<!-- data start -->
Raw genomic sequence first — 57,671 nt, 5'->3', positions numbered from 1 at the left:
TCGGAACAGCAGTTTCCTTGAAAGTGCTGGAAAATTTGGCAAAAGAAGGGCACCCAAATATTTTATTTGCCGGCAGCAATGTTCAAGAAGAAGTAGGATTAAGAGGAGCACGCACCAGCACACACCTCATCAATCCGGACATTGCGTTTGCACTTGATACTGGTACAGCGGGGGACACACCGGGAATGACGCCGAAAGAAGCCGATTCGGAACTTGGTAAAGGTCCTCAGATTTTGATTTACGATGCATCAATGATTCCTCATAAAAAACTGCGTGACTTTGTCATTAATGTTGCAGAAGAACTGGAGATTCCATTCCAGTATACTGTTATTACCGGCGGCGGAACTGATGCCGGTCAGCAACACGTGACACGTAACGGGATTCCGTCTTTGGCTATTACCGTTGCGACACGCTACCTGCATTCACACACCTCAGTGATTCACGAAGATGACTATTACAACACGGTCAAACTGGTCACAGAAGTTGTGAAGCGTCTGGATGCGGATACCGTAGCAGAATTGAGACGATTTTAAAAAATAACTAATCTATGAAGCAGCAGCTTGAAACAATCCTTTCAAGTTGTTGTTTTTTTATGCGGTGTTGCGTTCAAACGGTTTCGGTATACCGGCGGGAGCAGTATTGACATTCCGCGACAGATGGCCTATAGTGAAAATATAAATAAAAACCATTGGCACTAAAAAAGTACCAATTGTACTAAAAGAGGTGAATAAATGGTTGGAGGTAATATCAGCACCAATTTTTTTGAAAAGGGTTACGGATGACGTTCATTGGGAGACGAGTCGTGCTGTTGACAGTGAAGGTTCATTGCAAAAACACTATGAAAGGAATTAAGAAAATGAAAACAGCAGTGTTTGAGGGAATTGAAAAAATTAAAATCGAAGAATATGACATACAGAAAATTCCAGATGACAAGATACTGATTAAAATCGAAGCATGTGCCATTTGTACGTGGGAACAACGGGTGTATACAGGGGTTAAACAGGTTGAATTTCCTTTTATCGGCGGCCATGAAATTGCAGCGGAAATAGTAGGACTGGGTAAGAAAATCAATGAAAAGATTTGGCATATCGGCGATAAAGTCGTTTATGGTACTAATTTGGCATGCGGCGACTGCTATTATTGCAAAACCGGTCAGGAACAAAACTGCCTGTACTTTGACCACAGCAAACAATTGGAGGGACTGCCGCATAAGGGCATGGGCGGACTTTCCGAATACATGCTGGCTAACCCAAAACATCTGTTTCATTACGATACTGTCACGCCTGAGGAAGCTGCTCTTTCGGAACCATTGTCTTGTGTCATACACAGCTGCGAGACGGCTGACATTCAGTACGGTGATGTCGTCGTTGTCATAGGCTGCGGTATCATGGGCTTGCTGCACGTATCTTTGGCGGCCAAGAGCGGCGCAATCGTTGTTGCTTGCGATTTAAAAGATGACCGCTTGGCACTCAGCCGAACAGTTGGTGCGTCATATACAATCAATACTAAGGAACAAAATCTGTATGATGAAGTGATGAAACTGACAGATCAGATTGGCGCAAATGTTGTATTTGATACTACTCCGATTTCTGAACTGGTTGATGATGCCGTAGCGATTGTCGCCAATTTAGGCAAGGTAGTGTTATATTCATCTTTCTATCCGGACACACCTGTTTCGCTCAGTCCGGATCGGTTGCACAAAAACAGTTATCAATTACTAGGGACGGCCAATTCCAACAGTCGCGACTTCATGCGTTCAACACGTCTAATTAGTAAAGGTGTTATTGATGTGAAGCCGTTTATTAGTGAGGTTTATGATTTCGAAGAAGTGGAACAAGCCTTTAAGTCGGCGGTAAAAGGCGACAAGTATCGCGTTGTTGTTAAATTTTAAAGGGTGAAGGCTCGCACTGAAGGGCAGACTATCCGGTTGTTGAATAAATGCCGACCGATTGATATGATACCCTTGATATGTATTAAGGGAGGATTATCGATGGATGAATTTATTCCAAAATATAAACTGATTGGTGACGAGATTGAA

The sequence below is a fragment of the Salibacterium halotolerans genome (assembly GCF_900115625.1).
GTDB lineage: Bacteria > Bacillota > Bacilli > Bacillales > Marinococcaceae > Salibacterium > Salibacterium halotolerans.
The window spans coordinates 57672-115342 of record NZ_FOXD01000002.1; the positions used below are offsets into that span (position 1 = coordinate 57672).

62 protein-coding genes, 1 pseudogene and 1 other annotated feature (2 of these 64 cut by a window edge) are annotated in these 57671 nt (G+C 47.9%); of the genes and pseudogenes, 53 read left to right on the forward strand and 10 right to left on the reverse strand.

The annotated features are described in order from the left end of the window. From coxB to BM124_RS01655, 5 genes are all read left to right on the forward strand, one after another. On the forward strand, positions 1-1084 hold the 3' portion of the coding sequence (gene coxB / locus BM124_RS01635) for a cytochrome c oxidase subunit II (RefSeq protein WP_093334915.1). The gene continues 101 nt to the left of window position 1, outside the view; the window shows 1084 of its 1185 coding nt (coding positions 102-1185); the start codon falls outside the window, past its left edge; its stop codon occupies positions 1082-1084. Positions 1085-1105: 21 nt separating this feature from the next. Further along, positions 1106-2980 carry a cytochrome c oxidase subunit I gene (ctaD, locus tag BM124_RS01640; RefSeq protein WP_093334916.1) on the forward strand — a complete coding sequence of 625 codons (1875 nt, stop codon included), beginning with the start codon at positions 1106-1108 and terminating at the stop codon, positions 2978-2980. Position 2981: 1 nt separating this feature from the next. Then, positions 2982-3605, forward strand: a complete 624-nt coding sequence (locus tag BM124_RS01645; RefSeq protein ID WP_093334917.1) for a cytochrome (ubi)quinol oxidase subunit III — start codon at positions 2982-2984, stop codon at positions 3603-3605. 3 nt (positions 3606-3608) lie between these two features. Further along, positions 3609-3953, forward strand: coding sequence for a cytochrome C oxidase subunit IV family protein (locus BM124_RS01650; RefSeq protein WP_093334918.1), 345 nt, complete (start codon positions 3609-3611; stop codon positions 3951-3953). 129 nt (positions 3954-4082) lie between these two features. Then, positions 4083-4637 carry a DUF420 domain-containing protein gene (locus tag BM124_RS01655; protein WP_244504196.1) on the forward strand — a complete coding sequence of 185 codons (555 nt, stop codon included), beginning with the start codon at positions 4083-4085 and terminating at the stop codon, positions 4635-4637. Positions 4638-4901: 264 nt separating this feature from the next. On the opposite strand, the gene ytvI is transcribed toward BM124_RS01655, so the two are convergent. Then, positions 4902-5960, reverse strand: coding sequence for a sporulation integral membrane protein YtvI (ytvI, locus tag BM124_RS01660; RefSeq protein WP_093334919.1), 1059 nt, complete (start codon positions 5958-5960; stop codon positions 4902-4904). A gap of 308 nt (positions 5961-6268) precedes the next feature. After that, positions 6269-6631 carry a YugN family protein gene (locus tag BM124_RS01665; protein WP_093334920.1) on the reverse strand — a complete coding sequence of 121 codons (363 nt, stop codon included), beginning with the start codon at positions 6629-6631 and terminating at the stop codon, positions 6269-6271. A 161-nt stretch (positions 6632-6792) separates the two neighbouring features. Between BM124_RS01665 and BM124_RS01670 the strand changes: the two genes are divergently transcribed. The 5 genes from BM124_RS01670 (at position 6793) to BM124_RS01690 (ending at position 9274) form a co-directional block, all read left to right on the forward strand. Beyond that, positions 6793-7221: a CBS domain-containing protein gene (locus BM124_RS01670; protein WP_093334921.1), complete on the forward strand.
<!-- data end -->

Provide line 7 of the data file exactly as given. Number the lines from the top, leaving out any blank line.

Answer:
The annotated features are described in order from the left end of the window. From coxB to BM124_RS01655, 5 genes are all read left to right on the forward strand, one after another. On the forward strand, positions 1-1084 hold the 3' portion of the coding sequence (gene coxB / locus BM124_RS01635) for a cytochrome c oxidase subunit II (RefSeq protein WP_093334915.1). The gene continues 101 nt to the left of window position 1, outside the view; the window shows 1084 of its 1185 coding nt (coding positions 102-1185); the start codon falls outside the window, past its left edge; its stop codon occupies positions 1082-1084. Positions 1085-1105: 21 nt separating this feature from the next. Further along, positions 1106-2980 carry a cytochrome c oxidase subunit I gene (ctaD, locus tag BM124_RS01640; RefSeq protein WP_093334916.1) on the forward strand — a complete coding sequence of 625 codons (1875 nt, stop codon included), beginning with the start codon at positions 1106-1108 and terminating at the stop codon, positions 2978-2980. Position 2981: 1 nt separating this feature from the next. Then, positions 2982-3605, forward strand: a complete 624-nt coding sequence (locus tag BM124_RS01645; RefSeq protein ID WP_093334917.1) for a cytochrome (ubi)quinol oxidase subunit III — start codon at positions 2982-2984, stop codon at positions 3603-3605. 3 nt (positions 3606-3608) lie between these two features. Further along, positions 3609-3953, forward strand: coding sequence for a cytochrome C oxidase subunit IV family protein (locus BM124_RS01650; RefSeq protein WP_093334918.1), 345 nt, complete (start codon positions 3609-3611; stop codon positions 3951-3953). 129 nt (positions 3954-4082) lie between these two features. Then, positions 4083-4637 carry a DUF420 domain-containing protein gene (locus tag BM124_RS01655; protein WP_244504196.1) on the forward strand — a complete coding sequence of 185 codons (555 nt, stop codon included), beginning with the start codon at positions 4083-4085 and terminating at the stop codon, positions 4635-4637. Positions 4638-4901: 264 nt separating this feature from the next. On the opposite strand, the gene ytvI is transcribed toward BM124_RS01655, so the two are convergent. Then, positions 4902-5960, reverse strand: coding sequence for a sporulation integral membrane protein YtvI (ytvI, locus tag BM124_RS01660; RefSeq protein WP_093334919.1), 1059 nt, complete (start codon positions 5958-5960; stop codon positions 4902-4904). A gap of 308 nt (positions 5961-6268) precedes the next feature. After that, positions 6269-6631 carry a YugN family protein gene (locus tag BM124_RS01665; protein WP_093334920.1) on the reverse strand — a complete coding sequence of 121 codons (363 nt, stop codon included), beginning with the start codon at positions 6629-6631 and terminating at the stop codon, positions 6269-6271. A 161-nt stretch (positions 6632-6792) separates the two neighbouring features. Between BM124_RS01665 and BM124_RS01670 the strand changes: the two genes are divergently transcribed. The 5 genes from BM124_RS01670 (at position 6793) to BM124_RS01690 (ending at position 9274) form a co-directional block, all read left to right on the forward strand. Beyond that, positions 6793-7221: a CBS domain-containing protein gene (locus BM124_RS01670; protein WP_093334921.1), complete on the forward strand.